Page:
That dead coyote lay on the edge of the road.
I’d pass it driving the girls to school, wondering why no DPW crew had removed it.
Drivers whizzed by the luminous thing as if it were a figment of my imagination.
It was spring and things were waking up.
Finally I could no longer resist the coyote’s call. Intact road kill is a rare chance to study something wild and uncatchable up close. So one cool morning I gave up thinking of what other drivers thought of me stopping at a dead animal, and pulled over.
She was a she. Young, prime, full-furred, perfect. Her pose was that of a coyote running. I looked at her for a long time, running my palm over the tips of her lush coat, her elegant face and dancer’s paws. No blood, no bloat. What killed her? Truck, or poison?
The specter of artist Helen Miranda Wilson’s voice rose like Marley admonishing drivers who passed car-struck animals without stopping to take them off the road. Impractical be damned, it was, she said, a matter of dignity.
I took the beautiful creature by her paws and pulled her into the narrow copse of trees between a private road and Rt. 137.
So light for her size! I covered her body with branches large enough to camouflage her from humans and vultures but open enough for the elements to do their work. Then, like a lily on a grave, I laid a nearby wild turkey feather over her crypt of sticks.
Each day I drove past the trees knowing she was there.
In November I went to find her again. To my disappointment she seemed to have vanished – hauled away by ants? Until my eyes began to slowly differentiate a delicate tobacco brown jawbone from the soil around it.
Carefully I lifted away the branches and found what I’d been looking for, a nearly intact coyote skeleton. This arrangement of thin bones, embedded like fossils in the ground, was so disconcertingly small and spare compared to the robust body I’d covered in spring. Gone was any trace of fur or muscle, sinew or organs – all had melted back into the digesting earth.
Like some blissed-out archeologist I brushed the brown soil from each brown bone and placed them in an old plastic box, grouping rib bones from leg bones, neck bones from tail bones, teeth from claws, with the hope of reassembling her puzzle as best I could later on.
The most complex cluster of bones was the paw, with its mosaic of individual metatarsals, knuckle bones and translucent claw sheaths – a miracle of engineering cupped in the palm of my hand.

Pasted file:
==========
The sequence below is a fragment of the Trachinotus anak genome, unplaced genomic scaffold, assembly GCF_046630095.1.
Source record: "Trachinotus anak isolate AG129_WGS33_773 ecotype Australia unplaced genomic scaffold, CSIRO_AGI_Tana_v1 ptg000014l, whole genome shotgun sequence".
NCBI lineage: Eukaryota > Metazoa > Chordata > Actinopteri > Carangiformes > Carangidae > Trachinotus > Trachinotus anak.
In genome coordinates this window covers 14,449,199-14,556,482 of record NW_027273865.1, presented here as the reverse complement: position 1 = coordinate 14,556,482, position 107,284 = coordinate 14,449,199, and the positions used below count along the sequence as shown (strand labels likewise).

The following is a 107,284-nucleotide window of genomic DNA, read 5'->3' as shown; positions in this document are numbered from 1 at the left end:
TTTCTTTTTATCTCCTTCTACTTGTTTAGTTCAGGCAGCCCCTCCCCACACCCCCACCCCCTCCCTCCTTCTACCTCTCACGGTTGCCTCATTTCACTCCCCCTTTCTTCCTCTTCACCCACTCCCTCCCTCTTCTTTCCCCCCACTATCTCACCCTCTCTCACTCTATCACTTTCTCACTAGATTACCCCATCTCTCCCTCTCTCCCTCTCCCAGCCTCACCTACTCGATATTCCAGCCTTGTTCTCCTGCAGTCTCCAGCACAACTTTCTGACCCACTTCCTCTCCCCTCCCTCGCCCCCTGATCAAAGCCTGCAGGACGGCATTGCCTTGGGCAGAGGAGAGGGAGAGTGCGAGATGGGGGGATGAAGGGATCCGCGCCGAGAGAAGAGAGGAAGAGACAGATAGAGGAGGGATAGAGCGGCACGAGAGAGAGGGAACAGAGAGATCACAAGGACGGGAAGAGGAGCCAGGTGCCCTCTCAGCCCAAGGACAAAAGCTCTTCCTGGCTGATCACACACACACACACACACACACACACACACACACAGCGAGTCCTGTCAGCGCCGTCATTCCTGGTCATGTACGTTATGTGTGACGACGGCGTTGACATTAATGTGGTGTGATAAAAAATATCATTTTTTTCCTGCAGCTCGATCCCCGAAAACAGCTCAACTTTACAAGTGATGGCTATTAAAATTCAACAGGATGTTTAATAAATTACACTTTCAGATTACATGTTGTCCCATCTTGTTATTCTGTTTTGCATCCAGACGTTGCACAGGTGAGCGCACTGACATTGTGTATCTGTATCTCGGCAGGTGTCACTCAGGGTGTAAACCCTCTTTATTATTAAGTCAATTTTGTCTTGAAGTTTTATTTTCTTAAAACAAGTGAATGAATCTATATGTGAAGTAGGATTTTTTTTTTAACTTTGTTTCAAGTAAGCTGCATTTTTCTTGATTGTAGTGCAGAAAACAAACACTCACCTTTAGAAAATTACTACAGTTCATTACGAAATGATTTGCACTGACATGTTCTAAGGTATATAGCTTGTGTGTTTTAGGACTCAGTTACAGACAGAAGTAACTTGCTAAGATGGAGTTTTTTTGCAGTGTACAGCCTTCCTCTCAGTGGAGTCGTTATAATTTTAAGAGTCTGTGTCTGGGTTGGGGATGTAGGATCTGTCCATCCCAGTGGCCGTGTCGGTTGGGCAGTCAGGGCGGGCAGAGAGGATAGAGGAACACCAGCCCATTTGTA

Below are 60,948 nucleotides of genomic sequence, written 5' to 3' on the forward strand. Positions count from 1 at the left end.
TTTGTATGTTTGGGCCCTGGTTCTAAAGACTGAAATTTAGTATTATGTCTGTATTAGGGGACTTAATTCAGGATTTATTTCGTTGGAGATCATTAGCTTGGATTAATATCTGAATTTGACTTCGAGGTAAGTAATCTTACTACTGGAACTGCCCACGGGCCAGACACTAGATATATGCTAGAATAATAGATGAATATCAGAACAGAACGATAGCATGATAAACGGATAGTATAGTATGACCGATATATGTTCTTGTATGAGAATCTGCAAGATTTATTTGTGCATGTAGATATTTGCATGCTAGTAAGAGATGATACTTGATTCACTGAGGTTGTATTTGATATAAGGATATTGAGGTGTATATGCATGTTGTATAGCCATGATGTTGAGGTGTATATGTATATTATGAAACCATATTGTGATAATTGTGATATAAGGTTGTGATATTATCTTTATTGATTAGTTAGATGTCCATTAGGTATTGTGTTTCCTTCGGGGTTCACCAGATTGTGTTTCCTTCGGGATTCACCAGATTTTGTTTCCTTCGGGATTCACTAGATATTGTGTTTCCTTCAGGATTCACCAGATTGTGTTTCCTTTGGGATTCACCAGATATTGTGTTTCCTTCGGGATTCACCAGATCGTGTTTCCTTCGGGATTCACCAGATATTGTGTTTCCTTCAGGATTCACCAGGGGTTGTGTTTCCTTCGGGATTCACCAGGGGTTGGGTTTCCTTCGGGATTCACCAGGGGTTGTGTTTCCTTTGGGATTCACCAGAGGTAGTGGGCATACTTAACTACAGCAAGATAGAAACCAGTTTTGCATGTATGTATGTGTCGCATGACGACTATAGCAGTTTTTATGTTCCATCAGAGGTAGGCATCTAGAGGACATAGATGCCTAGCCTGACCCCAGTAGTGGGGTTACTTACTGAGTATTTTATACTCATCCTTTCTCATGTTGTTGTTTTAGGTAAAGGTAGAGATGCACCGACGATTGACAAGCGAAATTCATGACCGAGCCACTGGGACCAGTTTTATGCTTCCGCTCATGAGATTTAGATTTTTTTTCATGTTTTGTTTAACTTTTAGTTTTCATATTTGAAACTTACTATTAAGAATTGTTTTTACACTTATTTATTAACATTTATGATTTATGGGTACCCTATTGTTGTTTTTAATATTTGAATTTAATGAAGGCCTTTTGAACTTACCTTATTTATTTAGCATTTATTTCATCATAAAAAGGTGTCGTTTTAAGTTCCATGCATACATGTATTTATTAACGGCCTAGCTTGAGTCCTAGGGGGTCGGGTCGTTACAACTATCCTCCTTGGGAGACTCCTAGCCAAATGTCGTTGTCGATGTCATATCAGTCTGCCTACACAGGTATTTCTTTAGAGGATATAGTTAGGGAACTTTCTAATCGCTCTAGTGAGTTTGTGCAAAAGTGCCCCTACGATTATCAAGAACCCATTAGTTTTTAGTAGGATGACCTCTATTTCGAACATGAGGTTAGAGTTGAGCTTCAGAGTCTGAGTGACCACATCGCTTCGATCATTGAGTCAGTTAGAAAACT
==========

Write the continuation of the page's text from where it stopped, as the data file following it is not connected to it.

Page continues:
In my excavation I discovered the source of her death: one child-sized pelvic bone wrenched from its twin and broken in half, a shattered vertebrae, a broken femur.
I have my reasons for collecting bones.
1- Other than chicken bones how often in life do we get the chance to hold, examine and contemplate these divine Erector Sets first hand?
2- Bones cultivate healthy humility in an artist forced to confront the “Why Even Bother?” component of art-making when faced with the aesthetic sophistication of the simplest fibula. Buried within the artist’s very body is a modular sculpture of exquisite and logical elegance that surpasses her highest capacity as a creator of things.
Unstoppable curves slide into bladed edges, bloom into bald knobs, narrow into valleys. Some bones are as Zen as a reed, a riverbed. Others, like vertebrae, go all baroque and cartoonish, winged and pierced yet precisely symmetrical. There’s no turn of line, no fitted curve however lyrical, without necessary purpose. Bereft of the superfluous, the indulgent, the decorative or the trendy, each bone is an act of individual aesthetic truth, standing alone and married to the whole.
Try THAT one artist, O mimic of God!
I laid out the coyote’s skeleton on a worktable. It was a very intimate thing to do, handling her innermost core without her permission. She looked strange out of context.
I had held her head and now held her skull as if I had pressed my hand without resistance down to what lay beneath.
It is my intent to draw every one of her bones one by one.
If attention is a form of reverence then every drawing will be done in thrall of what I can’t do.